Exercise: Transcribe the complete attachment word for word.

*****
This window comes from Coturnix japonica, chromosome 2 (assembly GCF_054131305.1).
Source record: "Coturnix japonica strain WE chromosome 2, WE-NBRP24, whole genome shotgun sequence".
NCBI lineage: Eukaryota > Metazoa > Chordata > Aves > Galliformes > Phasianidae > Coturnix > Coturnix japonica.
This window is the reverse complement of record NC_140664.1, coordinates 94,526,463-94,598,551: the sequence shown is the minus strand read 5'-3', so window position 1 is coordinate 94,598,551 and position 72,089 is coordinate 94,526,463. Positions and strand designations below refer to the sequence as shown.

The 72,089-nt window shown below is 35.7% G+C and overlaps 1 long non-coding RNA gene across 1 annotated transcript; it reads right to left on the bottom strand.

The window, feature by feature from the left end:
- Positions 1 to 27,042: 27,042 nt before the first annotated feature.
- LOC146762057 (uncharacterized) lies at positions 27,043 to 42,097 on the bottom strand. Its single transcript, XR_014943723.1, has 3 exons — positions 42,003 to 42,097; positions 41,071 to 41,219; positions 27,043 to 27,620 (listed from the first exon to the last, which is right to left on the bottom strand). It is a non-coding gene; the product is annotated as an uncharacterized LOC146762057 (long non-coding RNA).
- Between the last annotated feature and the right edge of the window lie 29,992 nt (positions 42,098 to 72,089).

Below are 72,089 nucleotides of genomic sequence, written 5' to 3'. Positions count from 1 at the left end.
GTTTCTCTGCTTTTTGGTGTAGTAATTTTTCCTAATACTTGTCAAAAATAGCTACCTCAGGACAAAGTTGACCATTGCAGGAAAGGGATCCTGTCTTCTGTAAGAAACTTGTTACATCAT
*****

This window comes from Coturnix japonica, chromosome 2 (assembly GCF_054131305.1).
Source record: "Coturnix japonica strain WE chromosome 2, WE-NBRP24, whole genome shotgun sequence".
NCBI lineage: Eukaryota > Metazoa > Chordata > Aves > Galliformes > Phasianidae > Coturnix > Coturnix japonica.
This window is the reverse complement of record NC_140664.1, coordinates 94,526,463-94,598,551: the sequence shown is the minus strand read 5'-3', so window position 1 is coordinate 94,598,551 and position 72,089 is coordinate 94,526,463. Positions and strand designations below refer to the sequence as shown.

The 72,089-nt window shown below is 35.7% G+C and overlaps 1 long non-coding RNA gene across 1 annotated transcript; it reads right to left on the bottom strand.

The window, feature by feature from the left end:
- Positions 1 to 27,042: 27,042 nt before the first annotated feature.
- LOC146762057 (uncharacterized) lies at positions 27,043 to 42,097 on the bottom strand. Its single transcript, XR_014943723.1, has 3 exons — positions 42,003 to 42,097; positions 41,071 to 41,219; positions 27,043 to 27,620 (listed from the first exon to the last, which is right to left on the bottom strand). It is a non-coding gene; the product is annotated as an uncharacterized LOC146762057 (long non-coding RNA).
- Between the last annotated feature and the right edge of the window lie 29,992 nt (positions 42,098 to 72,089).

Below are 72,089 nucleotides of genomic sequence, written 5' to 3'. Positions count from 1 at the left end.
GTTTCTCTGCTTTTTGGTGTAGTAATTTTTCCTAATACTTGTCAAAAATAGCTACCTCAGGACAAAGTTGACCATTGCAGGAAAGGGATCCTGTCTTCTGTAAGAAACTTGTTACATCAT